Like everything else when a new baby first arrives, tandem nursing tends to be intense and unpredictable. Chances are it will be a godsend in many ways: helping with engorgement, helping meet the older child’s needs and the baby’s needs simultaneously, keeping the older child’s immunity up (so less illness, and shorter illnesses), providing incomparable nutrition for the older child, and providing a quick fix for temper tantrums. Moms who can comfortably nurse both children lying down may actually get to nap!
Many tandem nursing mothers say that “reduced sibling rivalry” is one of the biggest advantages of tandem nursing. Some nurslings hold hands while they nurse and prefer to nurse together. But it is important to bear in mind that some emotional upheaval is natural when a toddler is getting used to a new baby in the house.
During pregnancy, nipple pain is generally caused by hormones. By contrast, if you notice nipple pain in the early days after your baby is born, you should assume there is a problem in need of a solution. Although nipple pain in the early days (usually peaking at 3-7 days postpartum) is common, it is not necessarily normal.
If a mother is reasonably well-nourished her body can continue to meet her own needs and the needs of both her unborn child/infant and the older nursling. This is especially true if the older nursling is at least a year old when mom gets pregnant. In some cases, the health care provider may recommend that the mother consume more calories and/or take prenatal vitamins (but it’s unwise to take more than one a day).
Yes, in most cases. At this time no medical study has been done on the safety of breastfeeding during pregnancy so it is impossible to list any definitive contraindications. If you are having a complicated pregnancy, such as lost weight, bleeding, or signs of preterm labor, you should problem-solve your individual situation with your caregiver.
Foreword by Peggy O’Mara Introduction PART ONE: THE ADVENTURE BEGINS CHAPTER 1 PREGNANT PAUSE: TO NURSE ON OR NOT? Weighing the Needs on Both Sides of the Breast What’s the “Natural” Thing to Do? How Will I Ever Make a Decision? CHAPTER 2 REST AND SELF-CARE Self-Care Daytime Rest Restful Nights CHAPTER 3 DISCOMFORTS WHILE […]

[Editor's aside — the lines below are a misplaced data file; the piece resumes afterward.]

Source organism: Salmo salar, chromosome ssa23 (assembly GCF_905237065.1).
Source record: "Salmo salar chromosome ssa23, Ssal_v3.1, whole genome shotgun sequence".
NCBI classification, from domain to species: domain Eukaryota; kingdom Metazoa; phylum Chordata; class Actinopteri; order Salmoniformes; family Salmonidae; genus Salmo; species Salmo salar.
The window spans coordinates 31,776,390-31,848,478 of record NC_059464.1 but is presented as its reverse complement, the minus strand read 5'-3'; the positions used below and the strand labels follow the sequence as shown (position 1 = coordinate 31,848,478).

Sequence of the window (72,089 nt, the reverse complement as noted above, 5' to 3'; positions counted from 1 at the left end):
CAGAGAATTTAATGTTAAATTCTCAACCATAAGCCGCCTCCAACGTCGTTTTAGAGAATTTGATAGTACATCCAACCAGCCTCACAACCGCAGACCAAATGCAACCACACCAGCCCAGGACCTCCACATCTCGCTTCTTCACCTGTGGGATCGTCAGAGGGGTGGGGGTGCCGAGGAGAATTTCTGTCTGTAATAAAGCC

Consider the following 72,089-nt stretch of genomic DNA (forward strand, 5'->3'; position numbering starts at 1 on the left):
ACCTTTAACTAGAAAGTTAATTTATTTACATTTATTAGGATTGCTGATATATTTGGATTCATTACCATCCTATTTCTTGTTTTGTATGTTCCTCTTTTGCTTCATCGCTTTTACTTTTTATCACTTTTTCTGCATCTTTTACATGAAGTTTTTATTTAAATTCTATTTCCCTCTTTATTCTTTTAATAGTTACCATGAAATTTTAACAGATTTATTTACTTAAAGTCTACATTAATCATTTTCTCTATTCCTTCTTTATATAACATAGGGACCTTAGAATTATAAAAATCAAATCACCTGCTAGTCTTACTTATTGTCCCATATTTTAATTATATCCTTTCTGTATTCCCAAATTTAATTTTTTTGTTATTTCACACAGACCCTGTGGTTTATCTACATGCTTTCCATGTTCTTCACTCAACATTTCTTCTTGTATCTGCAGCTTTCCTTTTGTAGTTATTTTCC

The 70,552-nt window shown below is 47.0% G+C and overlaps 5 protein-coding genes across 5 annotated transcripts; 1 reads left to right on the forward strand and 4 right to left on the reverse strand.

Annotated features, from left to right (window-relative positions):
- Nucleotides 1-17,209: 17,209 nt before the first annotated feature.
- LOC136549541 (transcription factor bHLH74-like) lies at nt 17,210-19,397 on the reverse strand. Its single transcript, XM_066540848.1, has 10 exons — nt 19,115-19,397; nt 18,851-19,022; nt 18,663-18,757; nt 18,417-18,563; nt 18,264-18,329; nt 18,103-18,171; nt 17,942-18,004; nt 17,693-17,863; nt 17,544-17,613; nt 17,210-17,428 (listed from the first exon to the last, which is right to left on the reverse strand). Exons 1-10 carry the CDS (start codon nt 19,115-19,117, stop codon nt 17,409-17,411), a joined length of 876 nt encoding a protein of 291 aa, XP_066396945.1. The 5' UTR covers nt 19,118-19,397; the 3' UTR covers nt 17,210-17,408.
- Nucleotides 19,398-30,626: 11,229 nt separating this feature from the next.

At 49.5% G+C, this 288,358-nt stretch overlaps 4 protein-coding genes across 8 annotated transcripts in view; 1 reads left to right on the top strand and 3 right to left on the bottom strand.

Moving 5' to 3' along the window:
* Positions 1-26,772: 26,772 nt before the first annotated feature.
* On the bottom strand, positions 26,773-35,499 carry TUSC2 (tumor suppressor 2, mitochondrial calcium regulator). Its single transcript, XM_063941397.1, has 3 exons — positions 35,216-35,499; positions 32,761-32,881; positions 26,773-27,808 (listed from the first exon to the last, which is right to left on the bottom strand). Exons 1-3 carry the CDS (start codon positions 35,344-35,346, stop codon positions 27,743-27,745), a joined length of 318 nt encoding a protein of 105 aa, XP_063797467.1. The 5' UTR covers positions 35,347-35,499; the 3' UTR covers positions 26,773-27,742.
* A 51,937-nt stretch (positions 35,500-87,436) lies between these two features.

Can a mother produce enough milk for two children? How can weaning be accomplished without causing jealousy? Is breastfeeding safe during pregnancy? How do you arrange a toddler and a newborn at the breast, anyway? There is no doubt about it – when breastfeeding and pregnancy overlap, the questions abound! In this, the first full-length […]
Excerpted with permission from Adventures in Tandem Nursing: Breastfeeding During Pregnancy and Beyond by Hilary Flower La Leche League International, ©LLLI 2003 ISBN: 0912500972 “Mommy, can I have some num-num?” These unexpected overtures can happen weeks or months after the child weaned; classic triggers are the return of milk in late pregnancy or the birth […]
Excerpted with permission from Adventures in Tandem Nursing: Breastfeeding During Pregnancy and Beyond by Hilary Flower La Leche League International, ©LLLI 2003 ISBN: 0912500972 Now this is a tricky question. Of course if early pregnancy nausea has dampened your appetite, and especially if vomiting occurs frequently, it is common to gain weight slowly or even […]